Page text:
Glasgow libraries to offer cancer support services
Cancer support and information services will be offered in libraries across Glasgow in what is thought to be the first project of its kind in the UK.
Macmillan Cancer Support and Glasgow Life are working together to ensure every cancer patient in the city can get help within their local community.
Trained volunteers will be available in 25 libraries across the city offering emotional and practical guidance.
The charity hopes the scheme will be a model for the rest of Scotland.
A Macmillan Service Delivery Manager will lead each team, which can also refer people to other services the charity offers.
Macmillan's general manager in Scotland Allan Cowie said: "We are delighted to have made Glasgow the first place in the UK where everyone affected by cancer can get information and support in their local community.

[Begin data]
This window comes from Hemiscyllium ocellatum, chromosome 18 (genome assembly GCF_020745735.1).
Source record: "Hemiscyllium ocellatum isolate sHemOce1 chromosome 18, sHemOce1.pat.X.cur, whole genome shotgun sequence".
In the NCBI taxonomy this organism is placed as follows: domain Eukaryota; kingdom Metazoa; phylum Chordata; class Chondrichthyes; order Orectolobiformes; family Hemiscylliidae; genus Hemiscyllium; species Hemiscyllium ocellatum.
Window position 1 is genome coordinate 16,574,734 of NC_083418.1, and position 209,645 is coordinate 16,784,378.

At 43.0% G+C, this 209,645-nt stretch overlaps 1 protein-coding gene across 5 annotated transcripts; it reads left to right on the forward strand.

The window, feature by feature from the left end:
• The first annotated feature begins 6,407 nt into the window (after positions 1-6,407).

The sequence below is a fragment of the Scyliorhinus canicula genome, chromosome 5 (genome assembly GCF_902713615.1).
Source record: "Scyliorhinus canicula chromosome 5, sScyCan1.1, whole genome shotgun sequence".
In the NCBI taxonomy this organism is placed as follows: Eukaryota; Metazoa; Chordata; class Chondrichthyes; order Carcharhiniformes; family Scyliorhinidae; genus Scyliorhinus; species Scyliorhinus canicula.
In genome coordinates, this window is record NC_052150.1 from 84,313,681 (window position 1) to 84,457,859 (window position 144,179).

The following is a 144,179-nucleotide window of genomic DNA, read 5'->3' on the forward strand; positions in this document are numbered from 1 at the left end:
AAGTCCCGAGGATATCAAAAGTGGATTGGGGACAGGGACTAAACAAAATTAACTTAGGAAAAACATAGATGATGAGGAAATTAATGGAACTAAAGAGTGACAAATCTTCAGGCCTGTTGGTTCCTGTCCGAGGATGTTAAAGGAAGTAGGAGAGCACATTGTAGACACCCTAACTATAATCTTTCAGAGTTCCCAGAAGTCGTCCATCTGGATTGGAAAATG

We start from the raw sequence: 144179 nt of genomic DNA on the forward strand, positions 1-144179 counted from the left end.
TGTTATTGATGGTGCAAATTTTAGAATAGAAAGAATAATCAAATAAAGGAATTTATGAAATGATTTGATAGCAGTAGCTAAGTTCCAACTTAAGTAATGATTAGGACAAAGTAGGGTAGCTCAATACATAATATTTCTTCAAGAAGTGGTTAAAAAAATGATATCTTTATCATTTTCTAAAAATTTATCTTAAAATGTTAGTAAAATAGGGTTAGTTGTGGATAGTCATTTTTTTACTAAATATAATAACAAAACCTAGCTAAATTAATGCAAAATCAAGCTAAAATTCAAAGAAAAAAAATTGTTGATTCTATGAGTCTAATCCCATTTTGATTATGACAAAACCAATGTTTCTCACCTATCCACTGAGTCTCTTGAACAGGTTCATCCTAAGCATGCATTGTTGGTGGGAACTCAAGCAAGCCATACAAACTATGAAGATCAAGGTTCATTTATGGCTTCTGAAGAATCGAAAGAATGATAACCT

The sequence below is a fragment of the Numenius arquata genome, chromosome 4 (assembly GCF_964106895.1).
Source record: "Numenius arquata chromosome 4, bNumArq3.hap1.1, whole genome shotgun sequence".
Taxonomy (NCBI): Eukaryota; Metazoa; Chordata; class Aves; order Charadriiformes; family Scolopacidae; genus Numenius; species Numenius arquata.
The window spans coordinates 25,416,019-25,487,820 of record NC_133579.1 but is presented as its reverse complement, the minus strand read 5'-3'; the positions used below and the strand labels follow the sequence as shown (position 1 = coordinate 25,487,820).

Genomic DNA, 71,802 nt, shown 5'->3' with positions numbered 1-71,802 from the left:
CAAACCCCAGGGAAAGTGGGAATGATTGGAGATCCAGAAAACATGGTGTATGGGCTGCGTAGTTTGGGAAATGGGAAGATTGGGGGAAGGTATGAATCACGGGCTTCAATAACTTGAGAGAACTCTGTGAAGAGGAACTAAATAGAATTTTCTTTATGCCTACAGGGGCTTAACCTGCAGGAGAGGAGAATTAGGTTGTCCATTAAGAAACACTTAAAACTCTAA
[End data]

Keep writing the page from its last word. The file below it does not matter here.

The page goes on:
"When someone is diagnosed with cancer or a loved one is diagnosed, they have lots of questions and concerns."
He added: "They shouldn't have to wait until their next hospital appointment to get answers or have to travel across the city to get support.
"This project will allow everyone with cancer or their friends and families to access the support and information they need on their doorstep, something we know is very important to people at a very difficult time."
The Macmillan support and information centres are currently open in Pollok, Dennistoun, Easterhouse, Springburn and the city's Mitchell Library, with the rest of the centres to open over the next year.
Cancer Support Scotland, another partner in the service, will offer counselling and complementary therapies in some libraries.
Tommy Nugent, who was diagnosed with cancer in 2009 and uses the Easterhouse library support service, said: "Finding the Macmillan project in my local library helped me tremendously.
"The fact I could walk to it was great, when you are going through cancer you can feel really quite ill and travelling is not something you want to do.
"The cost of travelling could also put people off even attempting to access support so I'm glad to see similar services are being put in libraries across the city."